‘I won’t tell them,’ Mary promised. ‘Are you sure you’re all right now?’

‘Fine! Would you like to see the shed?’

‘No, thank you, I think I’ve seen enough. Uh…’ Mary hesitated as if she had her mind on other matters, then she said, ‘Is there much interest in the property?’

‘Quite a lot, I believe, although there’ve been no offers yet.’

‘Do you think the owners have much up their sleeve—are prepared to negotiate, in other words?’

‘Look, I’m not sure about that. I did have it originally, but Mike Davies is now the agent in charge, so to speak, only he wasn’t available this afternoon. What say I get him to give you a call?’

‘That would be fine, Maggie. Now you take care! How far along are you?’

‘Roughly two months.’ Maggie held out her hand. ‘Nice to meet you, Mary.’

They parted and Maggie drove home slowly. Although she hadn’t got to the shed, the whole exercise had woken all sorts of memories in her and reactivated all sorts of heartaches to fierce and hurtful from the dull pain they’d coagulated into.

She also knew she would have to make some kind of a decision very shortly. Follow her doctor’s advice or go into hiding and cope with it all on her own?

In fact, there was only one lessening of the tension for her, and that was her growing curiosity about the baby. And the thought that it might fill the gap in her life Jack McKinnon had created.

She showered and changed into loose long cotton trousers and a long white shirt as the threat of rain earlier became a reality and thrummed on the roof in a series of heavy showers.

She made herself an early dinner, a snack really, of toasted cheese and a salad. She was just sitting down to eat it when her doorbell rang.

Her eyes widened in shock as she opened the door and Jack stood there.

‘You!’ she breathed and clutched her throat.

‘Yes,’ he agreed dryly. ‘Let me in, Maggie. It’s wet out here.’

‘Of course.’ She stood aside. ‘But what are you doing here?’

‘Come to see you,’ he said briefly. ‘Brrr… It’s not only wet, there’s a distinct tinge of winter in the air.’

‘Come into the lounge. It’s warm in there.’

He followed her through, then eyed her snack on the coffee-table next to the TV remote.

‘I’m not very hungry,’ she said defensively.

He looked around the lovely room, then his gaze came back to her and he looked her up and down comprehensively. ‘How are you?’ he asked abruptly.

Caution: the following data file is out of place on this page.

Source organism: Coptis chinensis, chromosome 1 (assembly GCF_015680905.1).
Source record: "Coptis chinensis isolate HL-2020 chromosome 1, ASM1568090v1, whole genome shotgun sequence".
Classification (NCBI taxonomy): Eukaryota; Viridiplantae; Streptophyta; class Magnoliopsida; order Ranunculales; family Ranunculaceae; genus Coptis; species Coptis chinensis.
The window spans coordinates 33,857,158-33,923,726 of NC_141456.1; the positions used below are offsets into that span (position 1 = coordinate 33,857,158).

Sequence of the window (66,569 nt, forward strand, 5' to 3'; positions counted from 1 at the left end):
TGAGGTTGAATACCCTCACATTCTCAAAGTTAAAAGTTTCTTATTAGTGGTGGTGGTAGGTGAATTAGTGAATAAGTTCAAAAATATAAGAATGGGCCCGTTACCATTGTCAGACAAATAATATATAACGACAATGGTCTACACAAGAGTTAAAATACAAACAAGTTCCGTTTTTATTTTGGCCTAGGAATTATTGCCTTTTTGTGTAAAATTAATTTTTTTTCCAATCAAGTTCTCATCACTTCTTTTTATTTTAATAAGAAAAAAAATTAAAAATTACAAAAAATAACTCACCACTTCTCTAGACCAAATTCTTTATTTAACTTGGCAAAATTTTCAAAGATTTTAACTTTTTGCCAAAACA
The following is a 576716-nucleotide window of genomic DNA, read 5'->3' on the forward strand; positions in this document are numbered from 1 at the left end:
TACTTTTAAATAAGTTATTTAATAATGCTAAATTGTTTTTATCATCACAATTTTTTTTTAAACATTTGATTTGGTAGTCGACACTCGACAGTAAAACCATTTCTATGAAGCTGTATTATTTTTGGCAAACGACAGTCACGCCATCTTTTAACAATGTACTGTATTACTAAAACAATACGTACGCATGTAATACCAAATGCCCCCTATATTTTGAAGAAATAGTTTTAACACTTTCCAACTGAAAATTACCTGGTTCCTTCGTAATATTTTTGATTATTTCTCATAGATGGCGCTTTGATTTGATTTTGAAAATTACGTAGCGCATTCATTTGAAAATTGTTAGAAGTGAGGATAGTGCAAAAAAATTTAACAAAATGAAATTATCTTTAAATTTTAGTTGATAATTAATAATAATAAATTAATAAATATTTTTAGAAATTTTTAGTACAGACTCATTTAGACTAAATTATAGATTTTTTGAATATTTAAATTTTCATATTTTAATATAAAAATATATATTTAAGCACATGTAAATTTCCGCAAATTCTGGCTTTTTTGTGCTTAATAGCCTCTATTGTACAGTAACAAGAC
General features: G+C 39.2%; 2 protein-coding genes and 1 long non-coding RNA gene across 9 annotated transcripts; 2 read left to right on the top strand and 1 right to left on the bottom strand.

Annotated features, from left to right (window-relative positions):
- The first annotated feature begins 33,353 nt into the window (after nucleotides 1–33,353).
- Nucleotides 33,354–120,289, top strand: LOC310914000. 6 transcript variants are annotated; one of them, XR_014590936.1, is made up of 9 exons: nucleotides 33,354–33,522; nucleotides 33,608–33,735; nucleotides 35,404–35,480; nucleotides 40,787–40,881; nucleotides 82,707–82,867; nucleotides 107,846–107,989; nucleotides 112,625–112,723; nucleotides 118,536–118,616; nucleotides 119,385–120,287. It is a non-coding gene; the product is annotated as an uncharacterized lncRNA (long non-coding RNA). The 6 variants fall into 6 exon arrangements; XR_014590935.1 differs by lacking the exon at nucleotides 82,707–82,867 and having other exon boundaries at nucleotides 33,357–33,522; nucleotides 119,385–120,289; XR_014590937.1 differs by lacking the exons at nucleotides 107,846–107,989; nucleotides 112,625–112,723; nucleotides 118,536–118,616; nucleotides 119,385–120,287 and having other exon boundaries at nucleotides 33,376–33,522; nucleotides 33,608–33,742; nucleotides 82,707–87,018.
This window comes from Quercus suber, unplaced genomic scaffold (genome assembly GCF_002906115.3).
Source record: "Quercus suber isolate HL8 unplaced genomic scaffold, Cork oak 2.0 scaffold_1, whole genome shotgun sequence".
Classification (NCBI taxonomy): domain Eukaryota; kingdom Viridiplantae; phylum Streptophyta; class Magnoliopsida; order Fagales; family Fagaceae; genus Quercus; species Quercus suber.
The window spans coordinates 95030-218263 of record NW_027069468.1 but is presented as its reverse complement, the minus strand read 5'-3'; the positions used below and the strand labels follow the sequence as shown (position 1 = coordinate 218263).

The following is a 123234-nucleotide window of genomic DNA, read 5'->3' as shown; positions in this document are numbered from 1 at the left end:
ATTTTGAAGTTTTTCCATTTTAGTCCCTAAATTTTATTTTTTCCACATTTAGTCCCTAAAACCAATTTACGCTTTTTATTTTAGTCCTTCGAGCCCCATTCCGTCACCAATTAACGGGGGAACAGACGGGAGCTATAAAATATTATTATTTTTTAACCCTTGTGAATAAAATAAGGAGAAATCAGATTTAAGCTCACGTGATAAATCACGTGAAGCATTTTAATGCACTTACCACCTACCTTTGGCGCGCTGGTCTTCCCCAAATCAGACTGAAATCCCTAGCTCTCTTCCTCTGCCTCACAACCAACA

She moved and pushed her hands behind her back because they were shaking. Nothing had changed about him, although he was more formally dressed than she’d ever seen him in a beautiful charcoal suit with a pale grey shirt and a bottle-green tie with anchors on it.

But his clothes didn’t change him. They added a kind of ‘high boardroom flyer’ touch, but they didn’t disguise the perfection of his physique. His streaky fair hair was shorter and tamed, but he still had a tan, and she could see him in her mind’s eyes, aboard The Shiralee wearing only shorts…

She couldn’t read his grey eyes at all—why had he come? Was it to say—I made a mistake, Maggie. I can’t live without you…?


‘I’m fine,’ she said jerkily. ‘Sit down. Would you like something?’

‘No, thanks. Don’t let your supper get cold.’

‘Oh, that’s all right.’ She sat down and pushed the plate away.

He sat down opposite and studied her penetratingly. Then he said quietly, ‘Any news?’

Foolishly, her mind went quite blank. What’s he asking me? she wondered. How can there be any news? He was the one who sent me away… ‘No,’ she said bewilderedly.

His mouth hardened for some reason. ‘I’d more or less made up my mind to buy that property, you know.’

Maggie blinked. ‘The one…?’

‘The one with the shed that was hijacked to house a stolen vintage car and bike; the one you locked us into,’ he said deliberately.

She blushed.

‘But I decided to get a second opinion,’ he went on, ‘from someone whose judgement I value.’

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